How to lower GH in your aquarium

GH is an abbreviation for General Hardness, and it’s a reference to how hard or soft your water is. If freshwater contains lots of dissolved minerals it is described as hard, and if it is low in minerals or devoid of minerals altogether it is known as soft.

Seawater contains huge amounts of dissolved minerals, so is always hard. Reverse Osmosis water has been stripped of minerals, so is always soft. Limescale on taps and in kettles is always an indicator of hard water.

What’s the difference between GH and KH?

KH is an abbreviation of the German Karbonat Hardness, and we refer to it as carbonate hardness, or alkalinity. KH refers to how many carbonates are in the water, where as GH refers specifically to calcium and magnesium. In general, hard water has a high pH, KH and GH, but not always, and tap water with a low pH but high GH is not impossible, or high pH and GH but low KH!

Hard, alkaline water is the opposite of soft, acidic water. Popular soft water fish include Discus and Cardinal tetras. Popular hard water fish include Malawi and Tanganyika cichlids, so if your tap water has a high GH and you want to keep soft water fish, you need to lower it. 

If you require a low GH in your tropical aquarium, the first thing to do is to make sure that you have no calcareous rocks or gravel like coral sand or Ocean Rock, which contain elements which raise and buffer GH. Make sure that you only select inert, lime-free gravel and rocks when setting up the aquarium.

The best way to introduce water with a low GH is to fill the aquarium with Reverse Osmosis water. This tap water purification process removes nitrates, phosphates, chlorine and minerals, and produces water that is pure. Treat the pure RO with Tropic Marin Re-mineral Tropic and you will have perfect aquarium water.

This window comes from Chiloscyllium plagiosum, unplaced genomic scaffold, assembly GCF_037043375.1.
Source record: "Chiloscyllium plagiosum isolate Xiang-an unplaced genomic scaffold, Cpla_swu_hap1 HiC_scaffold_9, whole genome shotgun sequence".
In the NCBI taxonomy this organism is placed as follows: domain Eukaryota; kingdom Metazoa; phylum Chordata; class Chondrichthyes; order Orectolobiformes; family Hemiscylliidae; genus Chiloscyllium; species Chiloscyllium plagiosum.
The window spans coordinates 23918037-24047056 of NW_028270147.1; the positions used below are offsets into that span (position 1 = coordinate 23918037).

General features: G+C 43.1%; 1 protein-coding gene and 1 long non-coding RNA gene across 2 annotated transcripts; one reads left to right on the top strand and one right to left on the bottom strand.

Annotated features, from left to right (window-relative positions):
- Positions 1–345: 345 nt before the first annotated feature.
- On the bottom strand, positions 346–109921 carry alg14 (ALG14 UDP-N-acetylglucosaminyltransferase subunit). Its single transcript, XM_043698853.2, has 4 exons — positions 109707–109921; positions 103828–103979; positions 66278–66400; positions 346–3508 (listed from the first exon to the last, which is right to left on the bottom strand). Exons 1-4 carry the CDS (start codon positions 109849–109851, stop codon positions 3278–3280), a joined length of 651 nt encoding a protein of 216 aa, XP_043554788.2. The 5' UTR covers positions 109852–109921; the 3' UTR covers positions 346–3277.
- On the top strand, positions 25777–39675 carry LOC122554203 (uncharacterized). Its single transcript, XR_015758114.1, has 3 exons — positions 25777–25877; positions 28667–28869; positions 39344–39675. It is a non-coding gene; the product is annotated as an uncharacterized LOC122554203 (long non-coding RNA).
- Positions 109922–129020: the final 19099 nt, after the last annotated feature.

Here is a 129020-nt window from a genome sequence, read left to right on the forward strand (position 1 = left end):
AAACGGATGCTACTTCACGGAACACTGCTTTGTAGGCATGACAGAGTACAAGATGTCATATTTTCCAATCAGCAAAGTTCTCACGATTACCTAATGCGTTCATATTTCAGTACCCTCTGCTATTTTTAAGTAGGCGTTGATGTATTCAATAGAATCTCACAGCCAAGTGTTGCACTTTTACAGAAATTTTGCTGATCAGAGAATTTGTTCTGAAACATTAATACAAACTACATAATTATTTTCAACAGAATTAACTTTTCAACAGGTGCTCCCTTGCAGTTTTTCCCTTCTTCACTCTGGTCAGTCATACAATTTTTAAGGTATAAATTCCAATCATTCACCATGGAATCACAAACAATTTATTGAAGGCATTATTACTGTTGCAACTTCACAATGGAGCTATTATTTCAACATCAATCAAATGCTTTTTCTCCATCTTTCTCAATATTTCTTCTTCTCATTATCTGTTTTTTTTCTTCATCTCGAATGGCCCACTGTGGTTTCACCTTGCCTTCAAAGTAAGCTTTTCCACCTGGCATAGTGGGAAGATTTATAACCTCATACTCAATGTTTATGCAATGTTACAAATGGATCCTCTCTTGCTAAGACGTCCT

If you have an existing aquarium with high GH and you want to lower it, you can start to introduce RO water in your next water change. Neat RO can be used in conjunction with a GH test kit to slowly bring GH down to required levels.

If your tap water has a high GH then RO is the only realistic way to lower tank GH, as it is not as easy to make hard water soft, by other means. Avoid products which lower pH or KH as it is not the same and won’t remove the calcium and magnesium from the water.

If your tap water has low GH but your tank water has a high GH, first check that there is nothing buffering GH, like calcareous decor, then use dechlorinated tap water in water changes to bring GH down. Rainwater has a low GH, although it may bring pollutants with it. 

Which GH values are hard and soft?

GH is either measured in dH (degrees hardness,) or ppm (parts per million.) 0-4 °dH (0-70 ppm) is very soft, 4-8 °dH (70-140 ppm) is soft, 8-12 °dH (140-210 ppm) is medium, 12-18 °dH (210-320 ppm) is hard and 18-30 °dH (320-530 ppm) is considered very hard.

The JBl Test Lab tests for pH, KH and GH in one comprehensive kit.


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Jeremy Gay is an author and freelance aquatic specialist. A former editor of Practical Fishkeeping magazine, he offers a wealth of experience on all things aquarium and pond.


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